The last time I visited Toledo I went on a tour and we saw the tourist part of the town and when we were going through the mountains I slept until we made it to the town. I saw a beautiful town and with a nice history. However on this trip I saw a beautiful city from the top of hill that I climbed and was able to experience something that maybe a local would do I felt as a part of the town and found a new happiness that I had not experienced before. It brought me back to my childhood and the exploring I used to do as a child, it brought out curiosity and a sense of gratefulness. I hiked Toledo and accomplished something that many people probably don’t and experienced a new way of living life, and broke barriers I would have not on my own. The trip helped me find a piece of me I did not know I had. A full walk to remember and ice cream with a twist to finish the day.
Sevilla as Text
“The Underground Taberna” by Melissa Alvarez of FIU at Casa de Flamenco in Sevilla, Spain, June 19, 2019
A small city with an vast history and a vibrant lifestyle. I had heard so many stories about their famous bull fighting “la corrida de los toros”, but the one that amazed me the most was the flamenco dancing.
Having done a project on the diferente dance styles of spain I had seen the history behind flamenco, how it originated and that there’s even different styles, they specifically told us that they would perform sevillanas.
Seeing the dancers on a computer during research was nothing compared to the real attraction between the two dancers. They showed love and passion and even despair. It is said that this style of flamenco is meant to represent a bull fighter and his cape. The male lead the female across the dance floor as if she was his cape, yet it showed as she took a life of her own and moved with fierce passion with the dancing they explained what the singer was telling the crowd.
As foreigners we all see flamenco as the representation of Spain but it did not start that way. The dance originated in the poor neighborhoods of Spain by gypsies and was mostly danced in the underground’s if Spain. When the artist sang for the couple it was difficult to understand what he was saying, than I noticed it was not Spanish, the music was Gitana, gypsy.
Being part of such an intense performance was accelerating and emotional and everything that I did not expect but what perplexed me the most was that as a tourist sitting in the crowd I had been able to experience what the poor minorities of Andalucía used as an escape from repression and expulsion, I was able to see the romanticization of an art that was oppressed by Spaniards but is now recognized as the dance that represents all of Spain.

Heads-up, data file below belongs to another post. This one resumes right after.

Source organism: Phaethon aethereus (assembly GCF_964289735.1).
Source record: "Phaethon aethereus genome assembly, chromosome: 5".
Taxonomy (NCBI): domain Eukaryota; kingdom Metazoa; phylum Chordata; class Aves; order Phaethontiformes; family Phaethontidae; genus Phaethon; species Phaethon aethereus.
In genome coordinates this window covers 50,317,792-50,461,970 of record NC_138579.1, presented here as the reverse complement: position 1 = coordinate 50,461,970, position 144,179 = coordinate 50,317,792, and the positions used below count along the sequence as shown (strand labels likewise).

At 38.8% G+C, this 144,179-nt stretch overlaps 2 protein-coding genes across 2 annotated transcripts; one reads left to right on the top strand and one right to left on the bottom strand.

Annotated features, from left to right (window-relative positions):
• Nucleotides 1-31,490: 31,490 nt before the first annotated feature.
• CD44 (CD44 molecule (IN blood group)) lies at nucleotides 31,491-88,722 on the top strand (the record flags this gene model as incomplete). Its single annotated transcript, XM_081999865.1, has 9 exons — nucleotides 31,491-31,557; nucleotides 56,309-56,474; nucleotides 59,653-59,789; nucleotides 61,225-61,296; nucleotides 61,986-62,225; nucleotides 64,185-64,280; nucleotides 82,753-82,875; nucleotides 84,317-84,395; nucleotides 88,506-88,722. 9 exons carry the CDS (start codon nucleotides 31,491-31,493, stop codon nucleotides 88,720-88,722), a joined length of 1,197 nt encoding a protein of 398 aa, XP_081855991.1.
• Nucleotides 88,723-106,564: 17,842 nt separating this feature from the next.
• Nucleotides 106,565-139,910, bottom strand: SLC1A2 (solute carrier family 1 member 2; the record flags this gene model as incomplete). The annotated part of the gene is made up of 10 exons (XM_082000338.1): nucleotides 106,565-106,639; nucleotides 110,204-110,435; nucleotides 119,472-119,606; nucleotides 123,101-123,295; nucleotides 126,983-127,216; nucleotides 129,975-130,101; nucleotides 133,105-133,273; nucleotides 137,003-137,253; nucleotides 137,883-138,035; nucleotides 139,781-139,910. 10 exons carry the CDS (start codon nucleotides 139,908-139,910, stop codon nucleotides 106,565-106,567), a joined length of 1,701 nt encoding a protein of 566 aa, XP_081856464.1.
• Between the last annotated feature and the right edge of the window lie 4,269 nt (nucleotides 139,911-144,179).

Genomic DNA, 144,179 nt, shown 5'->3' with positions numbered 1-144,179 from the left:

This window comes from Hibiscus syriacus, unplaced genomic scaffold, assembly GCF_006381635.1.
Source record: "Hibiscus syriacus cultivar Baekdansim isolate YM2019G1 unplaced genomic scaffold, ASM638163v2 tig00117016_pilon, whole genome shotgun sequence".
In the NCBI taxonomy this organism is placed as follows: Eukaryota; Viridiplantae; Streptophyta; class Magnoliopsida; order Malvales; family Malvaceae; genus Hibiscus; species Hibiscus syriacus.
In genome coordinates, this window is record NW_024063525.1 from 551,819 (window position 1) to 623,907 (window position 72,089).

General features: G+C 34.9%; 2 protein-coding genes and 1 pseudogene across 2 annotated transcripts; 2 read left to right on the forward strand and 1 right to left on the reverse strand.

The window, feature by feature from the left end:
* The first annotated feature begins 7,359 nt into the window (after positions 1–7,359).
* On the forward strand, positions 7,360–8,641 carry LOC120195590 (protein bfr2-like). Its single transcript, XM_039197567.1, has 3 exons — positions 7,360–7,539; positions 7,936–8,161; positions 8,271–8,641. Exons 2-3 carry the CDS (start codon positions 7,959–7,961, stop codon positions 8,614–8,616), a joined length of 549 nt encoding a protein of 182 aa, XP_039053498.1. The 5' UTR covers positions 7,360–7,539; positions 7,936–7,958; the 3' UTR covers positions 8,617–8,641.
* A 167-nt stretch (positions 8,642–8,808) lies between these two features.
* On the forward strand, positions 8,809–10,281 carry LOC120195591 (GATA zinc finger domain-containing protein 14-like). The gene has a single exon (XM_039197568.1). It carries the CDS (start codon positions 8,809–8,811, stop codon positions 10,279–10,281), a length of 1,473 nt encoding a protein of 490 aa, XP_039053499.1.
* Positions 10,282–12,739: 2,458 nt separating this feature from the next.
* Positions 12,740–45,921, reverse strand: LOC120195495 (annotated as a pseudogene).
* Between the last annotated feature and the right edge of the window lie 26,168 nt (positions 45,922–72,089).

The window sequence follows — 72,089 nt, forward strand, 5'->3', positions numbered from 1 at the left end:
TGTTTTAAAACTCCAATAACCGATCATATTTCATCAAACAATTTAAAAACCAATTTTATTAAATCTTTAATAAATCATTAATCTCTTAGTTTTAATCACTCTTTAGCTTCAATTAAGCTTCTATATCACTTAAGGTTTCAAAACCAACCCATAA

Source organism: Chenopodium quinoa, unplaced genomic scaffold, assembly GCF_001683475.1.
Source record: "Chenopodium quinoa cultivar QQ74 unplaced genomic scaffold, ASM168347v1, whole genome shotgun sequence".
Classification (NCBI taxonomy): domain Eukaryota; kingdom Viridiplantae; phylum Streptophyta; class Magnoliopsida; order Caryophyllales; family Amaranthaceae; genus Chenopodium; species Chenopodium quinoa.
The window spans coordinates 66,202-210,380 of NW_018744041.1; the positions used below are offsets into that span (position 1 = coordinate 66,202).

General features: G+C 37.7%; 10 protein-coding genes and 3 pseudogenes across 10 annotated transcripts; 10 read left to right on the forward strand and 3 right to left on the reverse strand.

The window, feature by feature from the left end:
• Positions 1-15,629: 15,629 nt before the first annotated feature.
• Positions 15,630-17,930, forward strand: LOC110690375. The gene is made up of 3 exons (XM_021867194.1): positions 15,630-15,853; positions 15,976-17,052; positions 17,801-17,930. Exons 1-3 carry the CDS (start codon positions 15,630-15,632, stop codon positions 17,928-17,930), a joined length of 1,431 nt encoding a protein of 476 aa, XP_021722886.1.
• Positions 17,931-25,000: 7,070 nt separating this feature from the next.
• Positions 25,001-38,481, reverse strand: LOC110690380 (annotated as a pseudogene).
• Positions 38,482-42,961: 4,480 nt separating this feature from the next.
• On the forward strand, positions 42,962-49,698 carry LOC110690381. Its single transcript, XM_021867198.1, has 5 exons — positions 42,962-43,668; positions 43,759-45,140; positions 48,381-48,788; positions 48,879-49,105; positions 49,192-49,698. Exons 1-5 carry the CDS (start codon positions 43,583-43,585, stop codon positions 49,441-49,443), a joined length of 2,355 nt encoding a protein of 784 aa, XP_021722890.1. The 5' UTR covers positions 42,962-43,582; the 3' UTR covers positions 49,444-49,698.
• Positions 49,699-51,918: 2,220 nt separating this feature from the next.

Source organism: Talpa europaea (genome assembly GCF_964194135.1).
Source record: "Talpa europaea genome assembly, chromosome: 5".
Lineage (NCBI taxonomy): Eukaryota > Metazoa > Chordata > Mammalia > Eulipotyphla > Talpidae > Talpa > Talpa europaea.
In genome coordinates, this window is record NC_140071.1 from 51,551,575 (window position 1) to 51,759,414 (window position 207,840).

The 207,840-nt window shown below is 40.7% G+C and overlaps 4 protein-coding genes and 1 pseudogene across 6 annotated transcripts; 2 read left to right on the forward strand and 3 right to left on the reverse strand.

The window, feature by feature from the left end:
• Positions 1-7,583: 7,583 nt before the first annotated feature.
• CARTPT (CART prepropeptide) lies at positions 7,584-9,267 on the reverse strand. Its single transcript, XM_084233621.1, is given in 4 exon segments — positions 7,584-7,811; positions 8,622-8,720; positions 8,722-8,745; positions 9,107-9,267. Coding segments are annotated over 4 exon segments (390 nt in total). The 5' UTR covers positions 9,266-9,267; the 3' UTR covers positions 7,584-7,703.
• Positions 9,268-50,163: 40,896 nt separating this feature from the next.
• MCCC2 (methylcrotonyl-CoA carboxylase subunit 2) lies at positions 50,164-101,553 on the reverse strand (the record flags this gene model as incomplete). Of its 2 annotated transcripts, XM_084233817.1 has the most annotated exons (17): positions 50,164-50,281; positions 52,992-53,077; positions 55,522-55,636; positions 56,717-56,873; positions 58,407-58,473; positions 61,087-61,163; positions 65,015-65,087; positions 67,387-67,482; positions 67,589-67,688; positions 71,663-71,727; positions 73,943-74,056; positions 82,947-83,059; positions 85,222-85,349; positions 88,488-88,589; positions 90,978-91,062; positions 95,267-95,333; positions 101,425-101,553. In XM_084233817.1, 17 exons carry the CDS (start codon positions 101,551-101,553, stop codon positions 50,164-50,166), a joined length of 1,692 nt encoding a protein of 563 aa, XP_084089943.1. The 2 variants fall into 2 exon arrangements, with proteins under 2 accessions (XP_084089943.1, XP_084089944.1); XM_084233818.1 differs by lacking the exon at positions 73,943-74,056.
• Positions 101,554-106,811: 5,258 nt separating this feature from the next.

Granada as Text
“The Heavenly Gardens” by Melissa Alvarez of FIU at El Alhambra in Granada, Spain, June 18, 2019
Since I read the poem “Romance de la pérdida de Alhambra” a story on how the Moorish king lost Alhambra to the Christians. It was sad, emotional and astonishing, the story of this fascinating castle that was a devastating loss for the moors.
The smell of jasmine was intoxicating and the sights overwhelming. However, the gardens where the most captivating and beautiful sights of the Alhambra
When the lecture started the professor had asked us to pretend to be Muslim, a complex concept to me as a non religious person. How can I encompass an entire religion and culture with only knowing few things about it? It was my question though the entire trip. I did not know how they thought or their beliefs. However, when we arrived at the General Life gardens it helped me completely understand a part of their religion. These gardens recreated the heavens and gave me a visualization of what they believed true perfection was.
The fountains reflected the heavens and the flowers showed true beauty and contemplation.
The trip to The Alhambra showed me how important it is to understand religion and appreciate beauty for more than just the appearance but for the meaning behind the appearance.
Barcelona as Text
“Dancing with the Devil” by Melissa Alvarez of FIU at Plaza Barcelona in Barcelona, Spain, June 23, 2019